Seattle Plastic Surgeon
4.8 out of 5 stars 65 reviews

Computer imaging is a great way for doctors and patients to communicate mututal goals

One of the most advantageous uses for computer imaging is for doctors to demonstrate potential results. However, it is also a great discussion tool for patients to reflect on potential changes. I encourage feedback during the consultation so that we can make sure we are on the same page. Vectra 3-D imaging takes this discussion one step further.

Steven J. Pearlman, MD
New York Facial Plastic Surgeon
4.9 out of 5 stars 125 reviews

Communication with your surgeon is the key in rhinoplasty

  It is best to try to be very specific what  your goals are regarding your own nose  and present that to your  Rhinoplasty surgeon.  Your surgeon can talk about what changes can be made to the bridge, the tip, the nostrils,  side and three-quarter profiles. Communication with your surgeon is very important to understand what can AND cannot be accomplished  with the rhinoplasty procedure. Computer imaging is also available on  our website  on the link below to give you an idea what your new nose might look like.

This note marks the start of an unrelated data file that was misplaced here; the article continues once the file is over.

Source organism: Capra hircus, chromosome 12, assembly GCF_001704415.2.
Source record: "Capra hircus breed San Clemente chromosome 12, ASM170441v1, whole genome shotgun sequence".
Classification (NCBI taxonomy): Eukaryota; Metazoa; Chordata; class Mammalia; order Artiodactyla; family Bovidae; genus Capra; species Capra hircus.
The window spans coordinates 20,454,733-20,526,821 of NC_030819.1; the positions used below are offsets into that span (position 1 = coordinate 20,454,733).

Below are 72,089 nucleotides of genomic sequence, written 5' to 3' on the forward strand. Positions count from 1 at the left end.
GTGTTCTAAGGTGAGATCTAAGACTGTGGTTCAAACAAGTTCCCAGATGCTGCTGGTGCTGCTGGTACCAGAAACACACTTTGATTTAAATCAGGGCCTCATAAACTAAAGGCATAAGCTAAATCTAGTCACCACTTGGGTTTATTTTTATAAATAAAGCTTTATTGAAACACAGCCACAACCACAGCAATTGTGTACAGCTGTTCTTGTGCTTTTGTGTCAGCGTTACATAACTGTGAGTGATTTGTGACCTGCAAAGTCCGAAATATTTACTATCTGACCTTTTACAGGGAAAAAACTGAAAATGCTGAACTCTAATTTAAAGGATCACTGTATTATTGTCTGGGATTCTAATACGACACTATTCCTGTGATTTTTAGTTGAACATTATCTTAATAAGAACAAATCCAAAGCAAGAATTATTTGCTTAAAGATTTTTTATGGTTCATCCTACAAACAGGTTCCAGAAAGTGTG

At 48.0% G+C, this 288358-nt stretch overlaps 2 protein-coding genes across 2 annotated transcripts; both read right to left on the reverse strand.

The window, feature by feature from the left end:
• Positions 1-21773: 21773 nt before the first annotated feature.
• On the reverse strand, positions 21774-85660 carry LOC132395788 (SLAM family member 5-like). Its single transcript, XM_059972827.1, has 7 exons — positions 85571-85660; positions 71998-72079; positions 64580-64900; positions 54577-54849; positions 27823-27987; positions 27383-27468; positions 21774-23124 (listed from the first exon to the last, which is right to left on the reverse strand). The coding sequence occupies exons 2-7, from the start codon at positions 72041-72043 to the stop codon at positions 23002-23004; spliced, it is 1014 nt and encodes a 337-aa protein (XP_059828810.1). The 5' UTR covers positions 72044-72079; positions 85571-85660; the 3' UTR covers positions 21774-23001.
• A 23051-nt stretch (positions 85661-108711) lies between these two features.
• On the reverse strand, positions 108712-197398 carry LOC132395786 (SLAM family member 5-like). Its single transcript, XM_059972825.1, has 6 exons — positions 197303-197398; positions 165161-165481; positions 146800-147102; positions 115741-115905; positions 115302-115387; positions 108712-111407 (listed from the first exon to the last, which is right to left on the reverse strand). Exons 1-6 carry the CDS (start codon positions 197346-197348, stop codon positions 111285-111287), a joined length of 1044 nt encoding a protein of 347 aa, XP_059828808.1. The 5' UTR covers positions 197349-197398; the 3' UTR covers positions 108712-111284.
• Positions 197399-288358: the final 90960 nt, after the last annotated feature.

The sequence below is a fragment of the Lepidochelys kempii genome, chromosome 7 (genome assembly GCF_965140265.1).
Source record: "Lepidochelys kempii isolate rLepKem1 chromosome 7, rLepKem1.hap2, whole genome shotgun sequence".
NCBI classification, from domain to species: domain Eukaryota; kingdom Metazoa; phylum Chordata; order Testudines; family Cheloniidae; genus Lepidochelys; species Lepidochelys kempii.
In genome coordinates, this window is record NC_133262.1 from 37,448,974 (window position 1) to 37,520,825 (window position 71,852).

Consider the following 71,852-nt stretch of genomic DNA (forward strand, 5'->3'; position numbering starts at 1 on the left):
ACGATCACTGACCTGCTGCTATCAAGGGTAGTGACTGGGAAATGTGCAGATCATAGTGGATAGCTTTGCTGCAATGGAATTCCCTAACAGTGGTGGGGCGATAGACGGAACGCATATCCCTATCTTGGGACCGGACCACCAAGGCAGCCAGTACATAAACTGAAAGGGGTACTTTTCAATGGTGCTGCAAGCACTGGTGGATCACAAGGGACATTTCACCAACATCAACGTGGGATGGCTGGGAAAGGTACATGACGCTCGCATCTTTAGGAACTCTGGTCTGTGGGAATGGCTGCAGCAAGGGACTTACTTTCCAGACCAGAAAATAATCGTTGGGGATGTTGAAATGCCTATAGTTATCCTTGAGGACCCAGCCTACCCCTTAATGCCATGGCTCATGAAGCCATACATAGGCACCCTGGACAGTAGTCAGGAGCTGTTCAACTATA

William Portuese, MD
Seattle Facial Plastic Surgeon
4.8 out of 5 stars 143 reviews

Communicating Desired Rhinoplasty Results with Surgeon

The best way to communicate with your surgeon is to be clear about your desired results and then to visually see them on a computer where he/she can morph (or change) your photo to show you what you may look like after surgery.  In my office, we use 3-dimensional imaging to give our patients an idea of what they might look like after surgery from all different angles.  Please consult with a board certified specialist who can help you achieve the goals you seek.

Kimberly Lee, MD
Beverly Hills Facial Plastic Surgeon
5.0 out of 5 stars 13 reviews

Communication with your surgeon

A few tips on communication with your surgeon:

  1. Create a list of what you don't like about your nose
  2. Bring photos of noses you like and try to express the reason why you like them and what you like about them